NHS

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    Co-operation, collaboration and competition – inside the mindset of NHS managers

Co-operation, collaboration and competition – inside the mindset of NHS managers

After two and a half decades of marketization, Pauline Allen argues that the attitudes of NHS managers towards competition in our health services are changing. Whilst in general NHS managers remain committed to co-operation and collaboration, pockets of pro-competitive thinking are present. However, a lack of clear policy direction leaves many managers preoccupied first of all with preserving their […]

Can technology save the NHS?

The NHS has been facing considerable funding and service challenges. In response, a potentially damaging plan aiming to ‘reset’ the £2.45bn record deficit has been launched, while the impact of Brexit will only make things worse. Bob Hudson explains how bottom-up technology initiatives, backed by a robust strategy, can help tackle many of the challenges facing our health service and […]

  • 38 Degrees' members in Sheffield Hallam hand in our massive NHS petition to their MP, Nick Clegg
    Permalink 38 Degrees' members in Sheffield Hallam hand in our massive NHS petition to their MP, Nick CleggGallery

    Book Review: All Our Welfare: Towards Participatory Social Policy by Peter Beresford

Book Review: All Our Welfare: Towards Participatory Social Policy by Peter Beresford

As the UK welfare state comes under increased pressure, in All Our Welfare: Towards Participatory Social Policy, Peter Beresford offers a critique of its past, present and future from a participatory perspective. Drawing upon personal experience and the theories of welfare service user movements, Beresford outlines the limitations of past approaches and explores ways in which service user ideas and experiences […]

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    The Queen’s speech and the NHS: Is secondary legislation the new primary legislation?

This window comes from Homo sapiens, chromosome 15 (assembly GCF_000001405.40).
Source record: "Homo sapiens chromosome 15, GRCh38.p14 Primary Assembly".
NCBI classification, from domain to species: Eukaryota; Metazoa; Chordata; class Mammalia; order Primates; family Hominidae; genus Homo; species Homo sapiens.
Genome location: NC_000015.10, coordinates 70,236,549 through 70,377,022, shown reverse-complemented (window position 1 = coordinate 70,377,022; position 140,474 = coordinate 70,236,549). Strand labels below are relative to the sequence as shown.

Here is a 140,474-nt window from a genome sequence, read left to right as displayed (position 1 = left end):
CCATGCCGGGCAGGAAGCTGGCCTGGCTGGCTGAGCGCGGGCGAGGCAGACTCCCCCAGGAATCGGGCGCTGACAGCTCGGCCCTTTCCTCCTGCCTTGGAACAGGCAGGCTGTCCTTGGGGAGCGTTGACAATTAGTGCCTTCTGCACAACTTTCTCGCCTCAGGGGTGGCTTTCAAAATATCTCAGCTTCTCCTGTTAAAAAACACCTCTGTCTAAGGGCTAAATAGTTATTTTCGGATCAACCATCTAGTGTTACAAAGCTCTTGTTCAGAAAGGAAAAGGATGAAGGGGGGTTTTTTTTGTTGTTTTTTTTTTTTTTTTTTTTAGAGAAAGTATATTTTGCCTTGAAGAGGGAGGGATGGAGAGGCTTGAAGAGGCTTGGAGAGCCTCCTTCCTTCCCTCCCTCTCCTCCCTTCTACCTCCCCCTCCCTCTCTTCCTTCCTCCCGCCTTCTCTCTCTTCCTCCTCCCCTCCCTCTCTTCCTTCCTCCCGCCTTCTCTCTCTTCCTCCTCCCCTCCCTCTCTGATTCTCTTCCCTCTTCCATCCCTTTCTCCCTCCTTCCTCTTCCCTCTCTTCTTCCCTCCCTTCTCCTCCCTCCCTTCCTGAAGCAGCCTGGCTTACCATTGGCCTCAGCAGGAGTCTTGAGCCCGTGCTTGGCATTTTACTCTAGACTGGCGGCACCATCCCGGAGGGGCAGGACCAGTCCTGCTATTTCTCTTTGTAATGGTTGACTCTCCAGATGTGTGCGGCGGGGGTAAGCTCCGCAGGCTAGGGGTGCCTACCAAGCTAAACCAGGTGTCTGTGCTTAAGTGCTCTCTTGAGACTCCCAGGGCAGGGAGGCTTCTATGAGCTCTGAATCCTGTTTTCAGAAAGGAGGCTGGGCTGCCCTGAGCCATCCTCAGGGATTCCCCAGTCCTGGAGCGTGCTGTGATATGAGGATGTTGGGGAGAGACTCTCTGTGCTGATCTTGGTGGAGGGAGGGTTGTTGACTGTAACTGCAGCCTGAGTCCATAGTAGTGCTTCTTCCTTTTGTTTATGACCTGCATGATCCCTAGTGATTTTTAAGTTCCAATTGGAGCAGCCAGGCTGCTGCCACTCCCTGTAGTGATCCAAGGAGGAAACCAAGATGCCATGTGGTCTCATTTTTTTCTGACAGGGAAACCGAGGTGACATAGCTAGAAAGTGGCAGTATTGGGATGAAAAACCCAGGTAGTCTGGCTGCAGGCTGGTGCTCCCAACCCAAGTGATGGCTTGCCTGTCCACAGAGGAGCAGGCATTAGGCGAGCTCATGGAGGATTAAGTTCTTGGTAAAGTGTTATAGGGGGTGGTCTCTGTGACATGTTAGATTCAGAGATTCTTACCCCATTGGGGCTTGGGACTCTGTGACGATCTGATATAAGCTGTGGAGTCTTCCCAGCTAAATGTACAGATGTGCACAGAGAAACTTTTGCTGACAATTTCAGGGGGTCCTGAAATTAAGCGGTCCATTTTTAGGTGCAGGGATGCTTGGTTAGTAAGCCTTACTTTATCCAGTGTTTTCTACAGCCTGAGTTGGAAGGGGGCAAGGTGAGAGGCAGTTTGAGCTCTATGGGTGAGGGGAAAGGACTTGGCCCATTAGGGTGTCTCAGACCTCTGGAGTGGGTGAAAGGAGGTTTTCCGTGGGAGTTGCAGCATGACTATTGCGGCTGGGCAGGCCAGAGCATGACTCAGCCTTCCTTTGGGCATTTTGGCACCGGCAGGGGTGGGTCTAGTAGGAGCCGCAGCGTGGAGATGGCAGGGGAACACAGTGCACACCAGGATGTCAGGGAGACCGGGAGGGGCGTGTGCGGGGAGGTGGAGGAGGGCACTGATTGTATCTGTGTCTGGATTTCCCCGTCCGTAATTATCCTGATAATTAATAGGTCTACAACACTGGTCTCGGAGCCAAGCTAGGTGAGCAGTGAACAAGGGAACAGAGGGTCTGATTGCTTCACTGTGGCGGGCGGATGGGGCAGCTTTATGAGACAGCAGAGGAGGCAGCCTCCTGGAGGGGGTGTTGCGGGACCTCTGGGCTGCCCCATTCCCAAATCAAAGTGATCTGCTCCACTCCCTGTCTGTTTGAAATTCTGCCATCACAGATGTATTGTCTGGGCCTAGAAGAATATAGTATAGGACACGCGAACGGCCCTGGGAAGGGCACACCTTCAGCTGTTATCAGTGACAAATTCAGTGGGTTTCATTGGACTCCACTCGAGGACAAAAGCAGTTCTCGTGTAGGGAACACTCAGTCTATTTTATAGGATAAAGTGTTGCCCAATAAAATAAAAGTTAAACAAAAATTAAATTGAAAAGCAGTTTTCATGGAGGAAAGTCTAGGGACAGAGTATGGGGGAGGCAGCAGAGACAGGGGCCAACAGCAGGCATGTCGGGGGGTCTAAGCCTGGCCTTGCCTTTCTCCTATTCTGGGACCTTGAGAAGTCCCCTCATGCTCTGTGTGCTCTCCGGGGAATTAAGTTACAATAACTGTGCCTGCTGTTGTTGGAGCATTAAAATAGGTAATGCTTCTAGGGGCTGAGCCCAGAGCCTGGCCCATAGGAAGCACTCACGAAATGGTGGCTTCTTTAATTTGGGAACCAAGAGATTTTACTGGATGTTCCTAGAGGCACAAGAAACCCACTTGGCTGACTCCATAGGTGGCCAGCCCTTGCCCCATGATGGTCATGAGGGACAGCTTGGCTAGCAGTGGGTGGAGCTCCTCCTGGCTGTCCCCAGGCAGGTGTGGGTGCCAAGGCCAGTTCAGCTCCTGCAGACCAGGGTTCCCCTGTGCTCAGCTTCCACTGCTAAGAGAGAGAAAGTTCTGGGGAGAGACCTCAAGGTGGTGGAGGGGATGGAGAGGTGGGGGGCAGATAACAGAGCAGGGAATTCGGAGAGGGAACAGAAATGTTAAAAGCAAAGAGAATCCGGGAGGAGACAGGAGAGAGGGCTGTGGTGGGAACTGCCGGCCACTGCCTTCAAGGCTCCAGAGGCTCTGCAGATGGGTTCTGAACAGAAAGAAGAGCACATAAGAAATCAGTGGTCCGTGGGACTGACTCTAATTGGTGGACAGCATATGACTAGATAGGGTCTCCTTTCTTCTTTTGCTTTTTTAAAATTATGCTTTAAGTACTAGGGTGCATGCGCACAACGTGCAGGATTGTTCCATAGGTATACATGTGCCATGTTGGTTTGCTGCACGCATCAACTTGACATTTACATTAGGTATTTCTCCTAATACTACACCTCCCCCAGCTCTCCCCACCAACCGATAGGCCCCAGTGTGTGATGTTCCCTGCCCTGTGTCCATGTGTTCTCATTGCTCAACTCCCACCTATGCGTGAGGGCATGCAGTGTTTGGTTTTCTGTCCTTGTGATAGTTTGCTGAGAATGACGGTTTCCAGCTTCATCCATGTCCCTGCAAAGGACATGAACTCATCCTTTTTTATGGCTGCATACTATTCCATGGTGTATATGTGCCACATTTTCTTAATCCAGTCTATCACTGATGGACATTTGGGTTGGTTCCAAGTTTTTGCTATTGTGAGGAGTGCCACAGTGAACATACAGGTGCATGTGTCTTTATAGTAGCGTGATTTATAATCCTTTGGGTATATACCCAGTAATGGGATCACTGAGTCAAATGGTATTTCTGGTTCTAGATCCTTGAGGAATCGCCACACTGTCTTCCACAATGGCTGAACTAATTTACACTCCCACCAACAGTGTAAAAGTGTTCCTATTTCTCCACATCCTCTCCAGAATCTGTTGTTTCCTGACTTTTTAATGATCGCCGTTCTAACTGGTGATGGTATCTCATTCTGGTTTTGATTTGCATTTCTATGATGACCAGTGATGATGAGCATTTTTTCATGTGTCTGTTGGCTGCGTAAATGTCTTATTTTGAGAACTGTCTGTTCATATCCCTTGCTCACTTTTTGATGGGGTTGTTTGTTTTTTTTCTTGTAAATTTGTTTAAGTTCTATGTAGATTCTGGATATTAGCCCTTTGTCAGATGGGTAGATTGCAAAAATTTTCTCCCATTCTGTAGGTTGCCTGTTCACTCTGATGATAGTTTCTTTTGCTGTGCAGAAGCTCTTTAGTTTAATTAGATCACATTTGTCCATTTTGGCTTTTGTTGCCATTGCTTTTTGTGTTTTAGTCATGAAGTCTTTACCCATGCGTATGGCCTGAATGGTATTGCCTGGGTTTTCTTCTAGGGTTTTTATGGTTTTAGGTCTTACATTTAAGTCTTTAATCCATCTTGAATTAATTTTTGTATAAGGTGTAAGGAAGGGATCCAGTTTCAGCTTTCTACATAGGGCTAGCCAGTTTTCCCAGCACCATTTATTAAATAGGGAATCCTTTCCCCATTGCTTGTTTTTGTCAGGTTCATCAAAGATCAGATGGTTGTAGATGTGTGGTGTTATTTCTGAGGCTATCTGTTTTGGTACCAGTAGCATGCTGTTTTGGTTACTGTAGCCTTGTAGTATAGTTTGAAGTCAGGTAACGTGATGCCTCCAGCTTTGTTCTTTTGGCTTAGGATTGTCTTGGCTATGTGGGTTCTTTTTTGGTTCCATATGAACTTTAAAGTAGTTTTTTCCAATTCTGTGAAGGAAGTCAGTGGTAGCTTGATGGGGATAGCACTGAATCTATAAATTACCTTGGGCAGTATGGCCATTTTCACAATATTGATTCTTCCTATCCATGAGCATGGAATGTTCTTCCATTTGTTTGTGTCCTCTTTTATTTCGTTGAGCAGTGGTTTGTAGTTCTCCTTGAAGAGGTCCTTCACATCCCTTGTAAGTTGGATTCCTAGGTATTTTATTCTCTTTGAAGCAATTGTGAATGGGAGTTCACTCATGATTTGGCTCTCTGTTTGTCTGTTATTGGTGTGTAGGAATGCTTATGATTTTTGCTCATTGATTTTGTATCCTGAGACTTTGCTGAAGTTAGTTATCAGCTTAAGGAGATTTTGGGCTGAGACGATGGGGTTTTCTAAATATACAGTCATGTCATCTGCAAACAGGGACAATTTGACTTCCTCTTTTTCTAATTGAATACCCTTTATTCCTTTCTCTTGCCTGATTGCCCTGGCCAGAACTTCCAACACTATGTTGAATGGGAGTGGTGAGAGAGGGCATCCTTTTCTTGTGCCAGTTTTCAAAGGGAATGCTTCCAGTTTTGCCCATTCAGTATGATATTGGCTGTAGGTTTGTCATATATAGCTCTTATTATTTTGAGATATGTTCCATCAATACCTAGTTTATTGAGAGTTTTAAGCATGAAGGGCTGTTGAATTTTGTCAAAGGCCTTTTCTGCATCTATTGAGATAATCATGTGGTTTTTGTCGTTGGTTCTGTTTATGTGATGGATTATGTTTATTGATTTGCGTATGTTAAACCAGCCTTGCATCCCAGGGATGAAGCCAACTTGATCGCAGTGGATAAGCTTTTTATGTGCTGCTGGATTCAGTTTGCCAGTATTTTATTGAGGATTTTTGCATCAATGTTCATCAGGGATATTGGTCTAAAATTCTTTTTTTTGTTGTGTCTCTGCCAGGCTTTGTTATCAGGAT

The Queen’s speech and the NHS: Is secondary legislation the new primary legislation?

Seasoned political observers may have been scratching their heads after yesterday’s Queen’s speech and wondering: where are all the big ticket Bills that are going to dominate this parliament? Many expected a majority Government with four years before the next General Election to announce Bills by the bucket load, argues Sally Percy, but this year’s speech left us with a […]

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    NHS walk-in centres are popular, but they don’t relieve pressure from A&Es

NHS walk-in centres are popular, but they don’t relieve pressure from A&Es

In 2010 NHS Walk-in Centres were a valued feature of around 200 communities in England, but many of these facilities have since closed or are facing closure. Ted Pinchbeck’s research may go some way to explaining why: less than a fifth of patients attending a centre would otherwise have attended an A&E, meaning the centres do little to relieve […]

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    Job coaches in GP surgeries: another attempt to pathologise the unemployed?

Job coaches in GP surgeries: another attempt to pathologise the unemployed?

The government will soon be placing job coaches in GP surgeries in Islington as part of a pilot to “coach” the unemployed into work. What is the aim of this process, how will its results going to be evaluated, and who will deliver it? Here, Elizabeth Cotton explains that the devil is in the detail and raises the questions […]

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    Book Review: In Search of the Perfect Health System by Mark Britnell

Book Review: In Search of the Perfect Health System by Mark Britnell

Mark Britnell is one of the UK’s most knowledgeable health management professionals, with boundless enthusiasm for healthcare and a mission to encourage countries to collaborate for the benefit of patients and citizens in general. In Search of the Perfect Health System is a series of essays based on his observation of health systems around the world, from which he […]

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    The junior doctor contract: the BMA must pick up the pieces and move forward

The junior doctor contract: the BMA must pick up the pieces and move forward

The latest episode of the four year battle between the Government and the British Medical Association (BMA) serves as stark reminder of the loneliness of ministerial office. But, argues Tony Hockley, in the end the buck really does stop with the Secretary of State. If the BMA works with the Health Secretary they could make further progress on the new contract, even […]

Creative Commons Attribution-NonCommercial-NoDerivs 3.0 Unported
This work by British Politics and Policy at LSE is licensed under a Creative Commons Attribution-NonCommercial-NoDerivs 3.0 Unported.